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Non-Biological Parents Rights In Same Sex Divorce


One of the many issues that are central to divorce proceedings involves parenting plans and timesharing arrangements for the children of the couple involved. This can be a particularly painful and challenging area in same sex divorces. Despite having provided a child with love, care, and support, one of the spouses may not meet the legal requirements to be considered a parent under Florida law.

As this has the potential to impact your rights and the ability to maintain contact with your children, it is important to be aware in advance how the court views these matters and the actions you can take to remain a part of your child’s life.

Who Is Considered A ‘Parent’ Under Florida Law

Florida laws concerning parenting and time sharing continue to speak in gender specific terms, despite the legality of same sex marriage. Under Chapter 63 of the Florida Statutes, section 63.032 defines a mother as either the biological mother (excluding surrogates) or the legal, adoptive mother of a child. The definition of a father is a bit more complicated. Under Section 63.062, a father of a child may be defined as any one of the following:

  • The biological father or one who has filed a petition of paternity;
  • The legal adoptive father;
  • The person to whom the mother was married when the child was conceived;
  • The person adjudicated or judged to be the father by the court.

Prior to same sex marriages being legalized, the parents may have adopted a child, listing only one of the partner’s names on the adoption certificate. In cases where artificial insemination or a surrogate was used, one of the partners is the biological parent, while the other is not. If this situation was not addressed once the couple married, it could create serious issues in the event of a divorce.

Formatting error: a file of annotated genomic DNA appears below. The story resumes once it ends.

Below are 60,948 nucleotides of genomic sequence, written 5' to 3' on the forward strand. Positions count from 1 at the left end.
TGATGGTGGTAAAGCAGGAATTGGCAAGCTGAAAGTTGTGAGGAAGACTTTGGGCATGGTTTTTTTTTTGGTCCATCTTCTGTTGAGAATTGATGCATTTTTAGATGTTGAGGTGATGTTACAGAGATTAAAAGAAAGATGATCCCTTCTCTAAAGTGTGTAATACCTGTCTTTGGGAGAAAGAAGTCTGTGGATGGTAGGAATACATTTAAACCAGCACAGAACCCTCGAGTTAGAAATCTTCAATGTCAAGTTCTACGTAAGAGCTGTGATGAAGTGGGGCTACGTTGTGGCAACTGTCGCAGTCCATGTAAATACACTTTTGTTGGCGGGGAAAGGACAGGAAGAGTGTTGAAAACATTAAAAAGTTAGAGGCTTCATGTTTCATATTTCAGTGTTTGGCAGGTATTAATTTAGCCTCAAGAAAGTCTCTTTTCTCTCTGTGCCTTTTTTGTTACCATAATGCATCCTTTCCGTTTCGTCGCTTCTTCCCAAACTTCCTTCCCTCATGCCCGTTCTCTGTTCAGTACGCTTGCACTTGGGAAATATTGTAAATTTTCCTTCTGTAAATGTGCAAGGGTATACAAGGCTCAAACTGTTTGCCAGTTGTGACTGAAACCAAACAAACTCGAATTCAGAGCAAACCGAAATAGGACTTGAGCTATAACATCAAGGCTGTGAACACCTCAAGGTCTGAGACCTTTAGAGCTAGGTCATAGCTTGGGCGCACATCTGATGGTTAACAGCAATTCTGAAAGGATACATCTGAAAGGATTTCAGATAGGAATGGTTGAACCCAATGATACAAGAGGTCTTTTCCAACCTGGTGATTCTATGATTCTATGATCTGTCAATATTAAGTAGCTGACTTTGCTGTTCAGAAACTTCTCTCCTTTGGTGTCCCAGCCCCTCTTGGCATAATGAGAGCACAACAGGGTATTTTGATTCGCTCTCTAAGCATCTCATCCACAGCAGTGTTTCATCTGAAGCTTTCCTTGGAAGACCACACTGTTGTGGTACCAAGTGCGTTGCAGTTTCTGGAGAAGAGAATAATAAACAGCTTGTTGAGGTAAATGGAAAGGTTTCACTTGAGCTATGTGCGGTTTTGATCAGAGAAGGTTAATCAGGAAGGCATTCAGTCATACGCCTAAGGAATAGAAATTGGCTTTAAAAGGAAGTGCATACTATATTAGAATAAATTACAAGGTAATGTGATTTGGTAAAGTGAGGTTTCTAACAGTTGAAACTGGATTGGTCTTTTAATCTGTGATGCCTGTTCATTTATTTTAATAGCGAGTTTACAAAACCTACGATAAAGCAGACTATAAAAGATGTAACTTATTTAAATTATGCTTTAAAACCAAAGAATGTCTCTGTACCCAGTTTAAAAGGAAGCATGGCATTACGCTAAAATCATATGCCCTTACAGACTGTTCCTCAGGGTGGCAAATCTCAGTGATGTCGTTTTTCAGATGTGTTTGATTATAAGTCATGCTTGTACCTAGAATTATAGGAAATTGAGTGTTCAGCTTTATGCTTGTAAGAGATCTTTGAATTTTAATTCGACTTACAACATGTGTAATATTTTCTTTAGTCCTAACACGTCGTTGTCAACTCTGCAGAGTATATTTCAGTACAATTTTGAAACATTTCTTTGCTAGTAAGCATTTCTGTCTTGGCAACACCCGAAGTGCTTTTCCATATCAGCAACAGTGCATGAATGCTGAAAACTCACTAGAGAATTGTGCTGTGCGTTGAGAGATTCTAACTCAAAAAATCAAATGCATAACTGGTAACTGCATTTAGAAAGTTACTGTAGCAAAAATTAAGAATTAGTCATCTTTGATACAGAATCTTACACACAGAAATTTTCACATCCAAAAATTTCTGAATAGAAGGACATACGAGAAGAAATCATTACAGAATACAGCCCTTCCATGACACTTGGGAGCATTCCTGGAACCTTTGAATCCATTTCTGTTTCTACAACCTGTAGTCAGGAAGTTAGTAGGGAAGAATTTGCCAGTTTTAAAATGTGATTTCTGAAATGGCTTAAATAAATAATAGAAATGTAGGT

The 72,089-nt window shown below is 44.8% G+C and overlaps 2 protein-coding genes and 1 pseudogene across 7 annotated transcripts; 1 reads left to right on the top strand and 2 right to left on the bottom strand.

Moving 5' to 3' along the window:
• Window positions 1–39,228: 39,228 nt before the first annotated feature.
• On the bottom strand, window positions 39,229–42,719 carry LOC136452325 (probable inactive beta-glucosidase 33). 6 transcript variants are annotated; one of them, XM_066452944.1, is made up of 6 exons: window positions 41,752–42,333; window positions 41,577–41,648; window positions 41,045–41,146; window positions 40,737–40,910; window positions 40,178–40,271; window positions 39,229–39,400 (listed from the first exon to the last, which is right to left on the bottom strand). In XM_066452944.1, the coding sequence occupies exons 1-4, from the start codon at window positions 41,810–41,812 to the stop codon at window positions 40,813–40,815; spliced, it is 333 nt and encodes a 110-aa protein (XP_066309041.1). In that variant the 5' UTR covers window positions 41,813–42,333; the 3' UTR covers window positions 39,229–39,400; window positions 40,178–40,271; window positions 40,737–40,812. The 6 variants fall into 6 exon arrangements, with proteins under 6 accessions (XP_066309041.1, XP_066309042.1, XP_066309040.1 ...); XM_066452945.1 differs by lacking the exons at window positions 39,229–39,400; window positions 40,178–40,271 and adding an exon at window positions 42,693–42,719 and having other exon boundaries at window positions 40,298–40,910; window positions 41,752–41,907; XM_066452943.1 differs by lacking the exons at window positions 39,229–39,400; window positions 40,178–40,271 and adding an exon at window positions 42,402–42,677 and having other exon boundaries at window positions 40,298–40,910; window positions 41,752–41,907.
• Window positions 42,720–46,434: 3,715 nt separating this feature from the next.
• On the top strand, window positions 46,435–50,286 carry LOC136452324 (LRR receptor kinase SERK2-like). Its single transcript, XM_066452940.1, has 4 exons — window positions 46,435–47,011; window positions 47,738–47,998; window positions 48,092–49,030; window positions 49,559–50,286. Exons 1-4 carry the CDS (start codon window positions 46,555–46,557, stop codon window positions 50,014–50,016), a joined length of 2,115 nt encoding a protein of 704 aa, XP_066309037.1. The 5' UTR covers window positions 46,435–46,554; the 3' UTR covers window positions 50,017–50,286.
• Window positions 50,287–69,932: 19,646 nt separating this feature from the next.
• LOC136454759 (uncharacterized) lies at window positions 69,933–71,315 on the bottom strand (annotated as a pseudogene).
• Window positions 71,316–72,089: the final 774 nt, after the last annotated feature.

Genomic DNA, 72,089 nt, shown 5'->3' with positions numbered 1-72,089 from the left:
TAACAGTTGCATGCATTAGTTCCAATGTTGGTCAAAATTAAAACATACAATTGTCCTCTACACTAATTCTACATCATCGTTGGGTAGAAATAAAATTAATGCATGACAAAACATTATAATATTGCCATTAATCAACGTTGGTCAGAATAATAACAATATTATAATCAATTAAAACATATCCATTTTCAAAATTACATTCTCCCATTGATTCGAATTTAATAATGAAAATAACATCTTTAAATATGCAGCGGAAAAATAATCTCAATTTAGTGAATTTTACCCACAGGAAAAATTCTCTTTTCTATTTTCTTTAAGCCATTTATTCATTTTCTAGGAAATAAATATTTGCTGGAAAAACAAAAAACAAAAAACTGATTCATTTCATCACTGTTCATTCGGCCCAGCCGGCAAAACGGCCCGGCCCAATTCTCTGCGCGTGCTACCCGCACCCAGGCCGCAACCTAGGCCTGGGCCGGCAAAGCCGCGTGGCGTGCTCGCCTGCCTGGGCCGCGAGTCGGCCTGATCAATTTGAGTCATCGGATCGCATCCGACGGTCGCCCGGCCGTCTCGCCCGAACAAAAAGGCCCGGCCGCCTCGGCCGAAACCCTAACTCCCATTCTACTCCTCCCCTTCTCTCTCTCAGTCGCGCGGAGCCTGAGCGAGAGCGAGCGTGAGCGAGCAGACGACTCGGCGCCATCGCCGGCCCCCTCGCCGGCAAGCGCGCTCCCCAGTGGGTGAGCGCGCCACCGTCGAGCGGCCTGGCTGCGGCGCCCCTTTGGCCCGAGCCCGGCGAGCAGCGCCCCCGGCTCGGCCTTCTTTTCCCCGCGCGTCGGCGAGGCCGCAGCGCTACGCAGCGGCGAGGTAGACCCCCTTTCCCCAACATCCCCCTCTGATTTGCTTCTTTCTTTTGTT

Protecting Parents Rights in LGBT Divorce

According to the, a joint effort on behalf of the nation’s leading LGBT groups to answer questions related to the U.S. Supreme Court ruling legalizing same sex marriage, any partner in a marriage involving children who is not the biological parent of a child should seek legal adoption or a court judgment establishing parentage. It is the only way to ensure your rights as a parent are protected in Florida, or in any other state you are in. It ensures you will be included in any court ordered parenting plans and timesharing agreements, regardless of a divorce or whether or not you were legally married at the time your child was conceived.

Our Florida Divorce Attorneys Can Help You Today

If you are going through a separation or are contemplating a divorce, contact Hancock & Associates, P.A. today. Our Florida same sex divorce attorney acts as a strong legal advocate on your behalf, guiding you on the actions you need to protect yourself and those you love.


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